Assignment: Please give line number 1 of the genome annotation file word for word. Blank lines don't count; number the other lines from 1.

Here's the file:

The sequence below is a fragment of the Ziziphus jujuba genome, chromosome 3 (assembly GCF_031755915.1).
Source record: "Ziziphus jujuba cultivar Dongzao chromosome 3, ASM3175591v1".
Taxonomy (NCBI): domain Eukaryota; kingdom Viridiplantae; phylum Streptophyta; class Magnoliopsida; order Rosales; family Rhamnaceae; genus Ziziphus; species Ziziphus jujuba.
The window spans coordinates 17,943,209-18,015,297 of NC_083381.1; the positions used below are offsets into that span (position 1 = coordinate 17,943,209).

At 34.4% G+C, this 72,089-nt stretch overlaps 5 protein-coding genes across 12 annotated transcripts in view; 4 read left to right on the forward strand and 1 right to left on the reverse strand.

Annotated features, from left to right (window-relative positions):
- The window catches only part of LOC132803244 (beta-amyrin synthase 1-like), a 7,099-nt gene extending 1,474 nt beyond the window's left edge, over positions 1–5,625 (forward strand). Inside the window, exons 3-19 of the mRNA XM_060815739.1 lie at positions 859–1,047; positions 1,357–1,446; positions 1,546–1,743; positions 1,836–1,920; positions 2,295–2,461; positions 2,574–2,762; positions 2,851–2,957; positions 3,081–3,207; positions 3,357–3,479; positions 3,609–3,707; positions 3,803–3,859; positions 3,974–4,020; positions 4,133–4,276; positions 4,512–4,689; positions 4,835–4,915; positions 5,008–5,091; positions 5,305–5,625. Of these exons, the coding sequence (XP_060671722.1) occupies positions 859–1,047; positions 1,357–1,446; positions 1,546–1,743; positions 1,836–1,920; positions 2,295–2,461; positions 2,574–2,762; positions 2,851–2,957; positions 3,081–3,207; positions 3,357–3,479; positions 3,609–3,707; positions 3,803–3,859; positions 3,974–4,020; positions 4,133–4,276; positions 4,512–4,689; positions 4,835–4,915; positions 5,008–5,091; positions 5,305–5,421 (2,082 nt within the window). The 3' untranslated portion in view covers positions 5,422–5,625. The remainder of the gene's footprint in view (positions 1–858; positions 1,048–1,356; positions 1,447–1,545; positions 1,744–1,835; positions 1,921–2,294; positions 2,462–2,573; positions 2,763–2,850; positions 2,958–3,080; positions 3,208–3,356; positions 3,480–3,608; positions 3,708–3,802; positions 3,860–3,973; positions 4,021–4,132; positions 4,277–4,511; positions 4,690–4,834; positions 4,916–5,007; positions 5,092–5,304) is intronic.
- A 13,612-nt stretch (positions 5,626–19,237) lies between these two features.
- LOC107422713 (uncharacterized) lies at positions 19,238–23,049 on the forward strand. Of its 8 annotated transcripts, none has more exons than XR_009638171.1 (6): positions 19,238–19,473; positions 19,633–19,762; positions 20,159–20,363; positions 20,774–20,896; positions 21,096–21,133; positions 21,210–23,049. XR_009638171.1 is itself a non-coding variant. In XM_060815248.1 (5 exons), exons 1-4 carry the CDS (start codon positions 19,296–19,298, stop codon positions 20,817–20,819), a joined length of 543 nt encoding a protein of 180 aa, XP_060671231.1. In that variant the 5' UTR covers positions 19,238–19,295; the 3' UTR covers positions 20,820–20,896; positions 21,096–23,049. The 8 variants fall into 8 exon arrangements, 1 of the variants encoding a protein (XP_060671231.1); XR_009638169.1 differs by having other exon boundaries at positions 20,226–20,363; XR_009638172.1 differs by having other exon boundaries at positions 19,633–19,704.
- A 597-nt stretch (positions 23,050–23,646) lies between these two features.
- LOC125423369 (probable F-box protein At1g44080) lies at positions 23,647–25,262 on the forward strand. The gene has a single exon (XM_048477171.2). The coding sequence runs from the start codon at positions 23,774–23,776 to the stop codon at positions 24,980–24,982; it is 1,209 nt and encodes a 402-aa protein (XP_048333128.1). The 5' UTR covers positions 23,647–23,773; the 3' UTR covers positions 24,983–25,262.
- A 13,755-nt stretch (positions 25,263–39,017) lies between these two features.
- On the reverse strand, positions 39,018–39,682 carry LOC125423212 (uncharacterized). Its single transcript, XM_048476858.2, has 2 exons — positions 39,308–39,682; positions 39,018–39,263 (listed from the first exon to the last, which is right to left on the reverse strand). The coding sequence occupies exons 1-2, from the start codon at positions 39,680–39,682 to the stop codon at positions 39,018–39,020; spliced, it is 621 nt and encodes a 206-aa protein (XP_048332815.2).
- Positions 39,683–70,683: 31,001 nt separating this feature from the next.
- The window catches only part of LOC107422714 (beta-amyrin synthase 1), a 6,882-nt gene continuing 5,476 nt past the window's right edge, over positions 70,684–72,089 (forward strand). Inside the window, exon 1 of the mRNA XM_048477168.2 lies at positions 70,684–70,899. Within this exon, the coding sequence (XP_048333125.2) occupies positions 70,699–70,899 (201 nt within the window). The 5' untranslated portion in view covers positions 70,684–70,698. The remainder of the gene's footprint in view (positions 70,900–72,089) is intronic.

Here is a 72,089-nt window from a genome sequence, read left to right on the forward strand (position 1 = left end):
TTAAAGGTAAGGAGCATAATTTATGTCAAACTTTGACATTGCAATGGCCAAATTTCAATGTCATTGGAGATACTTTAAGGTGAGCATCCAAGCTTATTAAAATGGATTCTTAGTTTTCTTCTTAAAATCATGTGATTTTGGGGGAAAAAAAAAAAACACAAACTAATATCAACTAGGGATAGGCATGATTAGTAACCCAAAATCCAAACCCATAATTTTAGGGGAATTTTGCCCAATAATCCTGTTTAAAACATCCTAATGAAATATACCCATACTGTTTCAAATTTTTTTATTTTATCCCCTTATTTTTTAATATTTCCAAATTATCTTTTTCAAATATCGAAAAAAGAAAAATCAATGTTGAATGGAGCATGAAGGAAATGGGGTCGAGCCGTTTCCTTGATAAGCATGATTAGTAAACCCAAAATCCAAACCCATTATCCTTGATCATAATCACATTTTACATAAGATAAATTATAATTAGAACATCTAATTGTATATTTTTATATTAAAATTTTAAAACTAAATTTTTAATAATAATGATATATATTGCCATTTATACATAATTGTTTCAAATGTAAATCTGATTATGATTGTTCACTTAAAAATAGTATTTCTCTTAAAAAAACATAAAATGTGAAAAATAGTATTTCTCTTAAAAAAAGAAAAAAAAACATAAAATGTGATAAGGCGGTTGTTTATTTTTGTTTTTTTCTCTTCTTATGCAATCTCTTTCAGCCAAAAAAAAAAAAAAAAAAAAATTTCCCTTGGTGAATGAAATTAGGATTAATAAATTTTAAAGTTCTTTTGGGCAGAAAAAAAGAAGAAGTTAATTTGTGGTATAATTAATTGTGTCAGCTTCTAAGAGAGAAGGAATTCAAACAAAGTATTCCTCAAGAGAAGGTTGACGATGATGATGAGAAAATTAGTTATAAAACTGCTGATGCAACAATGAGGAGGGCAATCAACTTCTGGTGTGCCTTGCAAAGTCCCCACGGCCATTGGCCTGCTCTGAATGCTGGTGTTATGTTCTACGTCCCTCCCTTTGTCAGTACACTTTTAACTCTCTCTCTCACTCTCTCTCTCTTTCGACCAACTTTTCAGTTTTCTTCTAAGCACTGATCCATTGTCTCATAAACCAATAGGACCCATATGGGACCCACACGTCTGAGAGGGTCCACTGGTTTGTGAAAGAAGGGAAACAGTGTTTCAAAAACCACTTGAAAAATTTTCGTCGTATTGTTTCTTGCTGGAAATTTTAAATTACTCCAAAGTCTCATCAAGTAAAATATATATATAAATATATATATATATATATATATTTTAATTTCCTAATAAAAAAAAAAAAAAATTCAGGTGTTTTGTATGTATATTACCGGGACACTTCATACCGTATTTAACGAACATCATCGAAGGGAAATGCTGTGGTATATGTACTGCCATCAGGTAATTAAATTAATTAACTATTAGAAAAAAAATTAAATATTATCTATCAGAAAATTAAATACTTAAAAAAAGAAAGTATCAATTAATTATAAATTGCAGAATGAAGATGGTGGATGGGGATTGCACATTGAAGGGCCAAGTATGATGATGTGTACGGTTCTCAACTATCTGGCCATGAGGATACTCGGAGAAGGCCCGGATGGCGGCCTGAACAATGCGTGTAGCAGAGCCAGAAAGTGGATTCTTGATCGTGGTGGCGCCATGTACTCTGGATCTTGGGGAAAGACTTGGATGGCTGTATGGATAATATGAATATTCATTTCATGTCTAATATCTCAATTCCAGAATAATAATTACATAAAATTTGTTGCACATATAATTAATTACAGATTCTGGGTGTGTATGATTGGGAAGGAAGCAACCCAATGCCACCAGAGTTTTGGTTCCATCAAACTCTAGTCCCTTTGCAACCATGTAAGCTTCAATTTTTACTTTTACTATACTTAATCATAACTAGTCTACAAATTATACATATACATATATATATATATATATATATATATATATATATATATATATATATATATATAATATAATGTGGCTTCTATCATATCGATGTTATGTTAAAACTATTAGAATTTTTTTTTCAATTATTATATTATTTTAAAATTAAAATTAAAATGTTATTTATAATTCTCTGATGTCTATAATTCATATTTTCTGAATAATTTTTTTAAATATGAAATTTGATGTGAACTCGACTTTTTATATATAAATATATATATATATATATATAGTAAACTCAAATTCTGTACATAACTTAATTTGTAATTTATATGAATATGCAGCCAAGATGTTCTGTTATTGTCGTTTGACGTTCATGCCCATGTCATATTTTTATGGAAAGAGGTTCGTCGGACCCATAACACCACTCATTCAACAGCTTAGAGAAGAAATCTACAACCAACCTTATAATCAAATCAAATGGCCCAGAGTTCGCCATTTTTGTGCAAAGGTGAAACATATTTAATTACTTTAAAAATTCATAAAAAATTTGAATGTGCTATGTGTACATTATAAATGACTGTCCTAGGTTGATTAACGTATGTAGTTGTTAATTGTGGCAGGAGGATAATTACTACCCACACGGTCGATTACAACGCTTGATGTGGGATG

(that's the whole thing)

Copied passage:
The sequence below is a fragment of the Ziziphus jujuba genome, chromosome 3 (assembly GCF_031755915.1).